Heavy fighting reported earlier in border area where Kurdish peshmerga hold a crossing point for oil pipelines into Turkey
Iraqi and Kurdish forces agree to a ceasefire, US-led coalition says
Iraqi forces and Kurdish peshmerga fighters agreed on Friday to stop fighting in northern Iraq, the US-led coalition against ISIL said.
A spokesman for the coalition in Baghdad said the ceasefire agreement covered all fronts.
Iraqi government forces and militias of the Iran-backed Popular Mobilisation Units launched a surprise offensive on Kurdish-held territory on October 16 in retaliation for a September 25 referendum on independence organised by the Kurdistan Regional Government (KRG) in northern Iraq.
The offensive aims to capture so-called disputed territories, claimed by both the KRG and the Iraqi central government, as well as border crossings and key oil facilities.
The oil-rich city of Kirkuk fell to Iraqi forces without much resistance on October 16 but the Kurdish peshmerga began to fight back forcefully as they withdrew closer to core KRG territory. The most violent clashes have been in the north-western corner of Iraq where the peshmerga are defending land crossings to Turkey and Syria and an oil hub that controls KRG crude exports.
The ceasefire announcement came hours after Iraqi forces issued an ultimatum for Kurdish fighters to hand over the Fishkhabur border post, according to a government source. But the Kurds gave no indication they were willing to abandon the crucial oil export route, where rival pipelines belonging to both sides cross into Turkey.
Baghdad is currently engaged on two separate fronts: pushing a final offensive to eradicate the ISIL along the western border with Syria, while looking to snatch back disputed territory from the Kurds in the north. Iraqi forces mounted a new assault on Kurdish fighters in the strategic Zummar area of Nineveh province on Thursday, triggering heavy artillery exchanges.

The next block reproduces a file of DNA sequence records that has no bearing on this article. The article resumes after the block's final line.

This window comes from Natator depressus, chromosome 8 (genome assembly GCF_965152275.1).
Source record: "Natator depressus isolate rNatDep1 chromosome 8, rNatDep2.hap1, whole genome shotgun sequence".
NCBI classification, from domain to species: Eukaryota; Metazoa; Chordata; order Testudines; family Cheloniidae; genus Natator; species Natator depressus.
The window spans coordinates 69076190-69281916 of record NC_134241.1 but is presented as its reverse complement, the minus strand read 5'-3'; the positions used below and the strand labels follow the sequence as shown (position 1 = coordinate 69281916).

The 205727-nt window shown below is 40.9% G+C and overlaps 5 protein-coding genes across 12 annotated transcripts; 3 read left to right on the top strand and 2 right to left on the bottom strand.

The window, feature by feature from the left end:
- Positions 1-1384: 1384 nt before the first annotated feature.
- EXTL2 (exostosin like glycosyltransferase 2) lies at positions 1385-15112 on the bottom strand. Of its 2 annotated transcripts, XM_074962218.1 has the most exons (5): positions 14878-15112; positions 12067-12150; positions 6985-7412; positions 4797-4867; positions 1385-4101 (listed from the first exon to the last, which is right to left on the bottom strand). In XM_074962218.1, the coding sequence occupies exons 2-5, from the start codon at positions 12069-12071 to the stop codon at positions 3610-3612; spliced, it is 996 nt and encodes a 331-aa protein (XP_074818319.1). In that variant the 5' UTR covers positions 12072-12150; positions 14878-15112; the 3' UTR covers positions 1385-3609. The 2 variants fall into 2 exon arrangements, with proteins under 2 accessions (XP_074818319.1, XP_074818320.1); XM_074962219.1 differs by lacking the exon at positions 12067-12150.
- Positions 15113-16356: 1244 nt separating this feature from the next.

There had been fears the bitter dispute between the Baghdad government and Iraqi Kurdish leaders would hamper the battle against ISIL. But buoyed by a string of recent military successes, Iraqi prime minister Haider Al Abadi is pressing ahead with the dual offensives.
As the latest push against the Kurds began on Thursday, Mr Al Abadi also announced the start of an offensive to retake the "last den" of ISIL fighters in Iraq around the town of Al Qaim in the Euphrates valley on the border with Syria.
An Iraqi general said that troops backed up by local Sunni militiamen bombarded ISIL with missiles and mortars south of the town on Friday as they tried to press early gains.
Iraqi forces backed by air strikes from the US-led coalition have recaptured 95 per cent of the territory ISIL seized in the country in 2014, dismantling their self-styled caliphate.
Al Qaim has been renowned as a hotbed of extremist insurgency ever since the 2003 US-led invasion of Iraq. Coalition commanders have dubbed the latest operation "the last big fight" in the campaign against ISIL.
The extremist militants are also battling for survival in adjoining territory they hold in Syria, where competing offensives backed by Russia and the US are looking to drive them back.
The US, which has armed and trained both Iraqi and Kurdish forces, has tried to calm tensions between the erstwhile allies in the fight against ISIL and refocus attention on the militants.
The UN security council on Thursday urged Iraq's government and Kurdish leaders to set a timetable for talks on ending their conflict.